The owners of The Keep, in the South Hills, have opened a new steak and seafood restaurant with an old name in the Mercantile building in downtown Missoula.
“It’s not The Keep, it’s not a chain, it’s 1889,” reads one of their online advertisements.
Their bison-skull logo — reminiscent of cowboy-artist Charle M. Russell’s signature “buffalo skull,” but with a modern touch — sums up the feel of the place.
“We want to capture the classic feel of that era,” said owner Melissa Mooney. “A traditional steak house but with a contemporary twist.”
Melissa Mooney, who, with her husband Reed Mooney, have owned The Keep for the past 12 years, said they’ve been wanting to open another restaurant downtown for some time now.
“A few years ago, when discussions were underway to put some restaurants in the new Mercantile building, it piqued our interest and we thought, ‘This is our chance!’” Melissa recalls.
Being a bit of a history buff, Melissa choose the name 1889 because it’s the year Montana achieved statehood.
She said the Mercantile building particularly appealed to her.
Site of the historic Missoula Mercantile, built in various stages beginning in 1877, the new structure used a lot of wood, metal and brick recovered during the deconstruction of the old building, much of which is on full display at the 1889 steak house and bar.
A full, wall-sized reproduction of a photo, taken in 1889, adorns the wall behind the bar, showing Native Americans and early settlers alongside Mount Sentinel. (If one were to stand outside on the sidewalk along Higgins Avenue, and look in through the large windows, the mountain in the photo almost seem to align with the silhouette of the real Mount Sentinel.)
Another photo of downtown Missoula, taken in 1889, covers an entire wall at the entrance to the restaurant.
“We wanted to honor the history, and the memory of the Mercantile,” Melissa said.
The menu includes starters such as Le Petit baguettes with artisan butters and smoked sea salt ($6); tuna tartare with orange ginger dressing, avocado, wasabi and cilantro ($16), and lump crab cakes with pickled mustard seeds and creole remoulade ($16).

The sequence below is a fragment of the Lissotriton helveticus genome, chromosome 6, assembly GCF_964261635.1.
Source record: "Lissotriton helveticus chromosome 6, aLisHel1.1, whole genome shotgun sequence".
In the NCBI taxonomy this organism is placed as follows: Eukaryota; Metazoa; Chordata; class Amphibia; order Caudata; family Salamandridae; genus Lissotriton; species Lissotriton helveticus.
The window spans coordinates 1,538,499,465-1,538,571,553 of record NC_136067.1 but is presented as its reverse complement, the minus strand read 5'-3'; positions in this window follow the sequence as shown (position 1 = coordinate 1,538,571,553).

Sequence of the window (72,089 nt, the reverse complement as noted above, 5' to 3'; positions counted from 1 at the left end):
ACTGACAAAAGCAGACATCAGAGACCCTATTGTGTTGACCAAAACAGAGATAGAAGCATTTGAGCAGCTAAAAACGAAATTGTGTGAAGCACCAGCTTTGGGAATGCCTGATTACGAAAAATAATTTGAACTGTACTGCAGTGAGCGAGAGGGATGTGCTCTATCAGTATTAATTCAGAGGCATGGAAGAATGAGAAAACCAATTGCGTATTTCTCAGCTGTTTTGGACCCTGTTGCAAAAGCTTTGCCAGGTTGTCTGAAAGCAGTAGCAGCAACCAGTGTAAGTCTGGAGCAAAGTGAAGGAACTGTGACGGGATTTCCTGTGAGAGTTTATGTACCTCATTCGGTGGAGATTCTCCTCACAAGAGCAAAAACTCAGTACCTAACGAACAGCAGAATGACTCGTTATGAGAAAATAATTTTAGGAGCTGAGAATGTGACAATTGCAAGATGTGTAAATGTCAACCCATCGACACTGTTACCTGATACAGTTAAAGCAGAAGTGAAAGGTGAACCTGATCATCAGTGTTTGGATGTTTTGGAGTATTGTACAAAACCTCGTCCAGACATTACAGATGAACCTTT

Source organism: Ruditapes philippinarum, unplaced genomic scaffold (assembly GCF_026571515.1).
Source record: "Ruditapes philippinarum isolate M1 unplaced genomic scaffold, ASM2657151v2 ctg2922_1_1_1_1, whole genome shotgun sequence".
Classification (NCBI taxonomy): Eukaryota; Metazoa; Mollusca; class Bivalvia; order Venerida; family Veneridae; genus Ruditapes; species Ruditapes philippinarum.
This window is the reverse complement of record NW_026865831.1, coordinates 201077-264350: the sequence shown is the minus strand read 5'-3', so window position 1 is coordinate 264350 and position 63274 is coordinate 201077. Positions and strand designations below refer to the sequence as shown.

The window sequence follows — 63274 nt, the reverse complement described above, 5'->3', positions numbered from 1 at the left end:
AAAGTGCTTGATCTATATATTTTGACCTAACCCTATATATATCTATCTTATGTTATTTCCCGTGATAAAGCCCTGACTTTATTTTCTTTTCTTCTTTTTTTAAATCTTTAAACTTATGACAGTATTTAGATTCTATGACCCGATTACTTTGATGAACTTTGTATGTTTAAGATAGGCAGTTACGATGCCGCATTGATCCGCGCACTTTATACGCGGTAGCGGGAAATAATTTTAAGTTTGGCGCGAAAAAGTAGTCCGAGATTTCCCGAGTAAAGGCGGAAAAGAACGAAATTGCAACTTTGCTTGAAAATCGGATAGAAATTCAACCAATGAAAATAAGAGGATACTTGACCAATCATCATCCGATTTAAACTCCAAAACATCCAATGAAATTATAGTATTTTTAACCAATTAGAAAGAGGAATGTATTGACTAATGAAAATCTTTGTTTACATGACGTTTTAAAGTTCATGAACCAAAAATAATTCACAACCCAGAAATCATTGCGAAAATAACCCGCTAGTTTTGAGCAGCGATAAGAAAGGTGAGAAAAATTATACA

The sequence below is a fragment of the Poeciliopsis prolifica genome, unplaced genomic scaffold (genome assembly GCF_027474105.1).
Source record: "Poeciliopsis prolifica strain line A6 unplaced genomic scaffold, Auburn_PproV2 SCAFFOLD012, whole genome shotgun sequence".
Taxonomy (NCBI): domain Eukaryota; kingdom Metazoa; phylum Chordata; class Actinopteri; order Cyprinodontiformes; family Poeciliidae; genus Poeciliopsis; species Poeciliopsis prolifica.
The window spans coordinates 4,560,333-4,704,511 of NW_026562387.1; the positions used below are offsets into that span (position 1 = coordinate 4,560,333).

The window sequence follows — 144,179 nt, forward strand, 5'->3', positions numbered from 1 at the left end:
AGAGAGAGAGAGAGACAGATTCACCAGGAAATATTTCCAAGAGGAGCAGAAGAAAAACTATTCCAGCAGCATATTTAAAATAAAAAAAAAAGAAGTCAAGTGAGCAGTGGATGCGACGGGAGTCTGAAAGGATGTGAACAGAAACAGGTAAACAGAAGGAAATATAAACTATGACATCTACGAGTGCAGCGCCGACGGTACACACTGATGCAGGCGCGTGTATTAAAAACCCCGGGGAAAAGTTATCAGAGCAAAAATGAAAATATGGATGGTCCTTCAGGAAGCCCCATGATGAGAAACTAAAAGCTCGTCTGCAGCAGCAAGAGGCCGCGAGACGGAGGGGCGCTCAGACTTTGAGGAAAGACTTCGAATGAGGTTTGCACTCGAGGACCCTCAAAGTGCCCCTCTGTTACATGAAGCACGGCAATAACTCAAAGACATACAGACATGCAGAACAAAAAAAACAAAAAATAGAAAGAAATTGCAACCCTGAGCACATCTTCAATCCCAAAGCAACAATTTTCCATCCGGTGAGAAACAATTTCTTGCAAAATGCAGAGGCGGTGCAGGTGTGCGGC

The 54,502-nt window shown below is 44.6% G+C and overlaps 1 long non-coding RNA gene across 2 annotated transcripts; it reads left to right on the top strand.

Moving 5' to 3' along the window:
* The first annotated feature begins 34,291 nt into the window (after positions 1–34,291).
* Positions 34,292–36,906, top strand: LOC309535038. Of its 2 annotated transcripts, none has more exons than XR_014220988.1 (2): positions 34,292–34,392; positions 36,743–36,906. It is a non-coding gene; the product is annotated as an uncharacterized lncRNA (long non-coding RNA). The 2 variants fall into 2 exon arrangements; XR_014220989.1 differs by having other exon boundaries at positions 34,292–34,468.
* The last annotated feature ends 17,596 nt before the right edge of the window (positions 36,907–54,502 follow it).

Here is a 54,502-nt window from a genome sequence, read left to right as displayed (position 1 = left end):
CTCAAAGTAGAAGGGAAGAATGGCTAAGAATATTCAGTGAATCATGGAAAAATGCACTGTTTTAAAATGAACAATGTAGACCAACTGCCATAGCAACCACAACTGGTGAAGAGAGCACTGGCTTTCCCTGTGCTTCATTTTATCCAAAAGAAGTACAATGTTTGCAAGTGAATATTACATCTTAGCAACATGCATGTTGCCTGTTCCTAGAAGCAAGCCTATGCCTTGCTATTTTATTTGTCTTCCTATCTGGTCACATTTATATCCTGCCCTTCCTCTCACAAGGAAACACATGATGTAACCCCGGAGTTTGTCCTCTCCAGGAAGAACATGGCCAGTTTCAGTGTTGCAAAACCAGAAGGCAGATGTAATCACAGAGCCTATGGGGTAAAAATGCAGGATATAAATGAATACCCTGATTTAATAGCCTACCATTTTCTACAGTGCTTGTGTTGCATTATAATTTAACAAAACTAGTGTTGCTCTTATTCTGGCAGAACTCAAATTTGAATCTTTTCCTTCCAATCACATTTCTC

Soups and salads range in price from $8 to $10, and includes French onion soup with gruyere, Le Petit baguettes and chives, and an heirloom tomato wedge salad with pancetta, pickled red onions and blue-cheese dressing.
An 8-ounce “baseball cut sirloin” cost $29; a 14-ounce prime New York strip is $39, and a 30-ounce “Tomahawk Ribeye that serves “two or more” costs $90. All steaks are served with roasted garlic whipped potatoes and a choice of sauces that include 1889 steak sauce, bearnaise and cilantro chimichurri.
Options for accompaniments include bone marrow ($8), roasted mushrooms ($2), and caramelized shallots ($2).
Nearly half the menu is dedicated to “Chef’s Creations,” prepared by 1889’s head Chef Mark LeFebvre.
Originally from Red Lodge, Montana, LeFebvre recently returned to Montana from Colorado Springs, Colorado, where he worked at the legendary Broadmoor resort, and then Cerbrus Brewing Company. He studied at the Culinary Institute of America in New York, and has also worked at the historic Biltmore Estate in Asheville, North Carolina, along with several other five-star and five-diamond establishments.
LeFebvre’s current creations at 1889 include: King salmon with summer corn succotash, bearnaise and chili oil ($34.00); duroc pork chops with roasted garlic potato puree, fennel, mustard seeds and madeira mushroom jus ($34.00), and flat iron steak frites with truffle parmesan frites, red wine demi and charred rosemary ($23.00).
Choices of sides include creamed spinach, glazed brussels sprouts and farmers market vegetables, all for $10.00.
The restaurant includes a full and complete bar.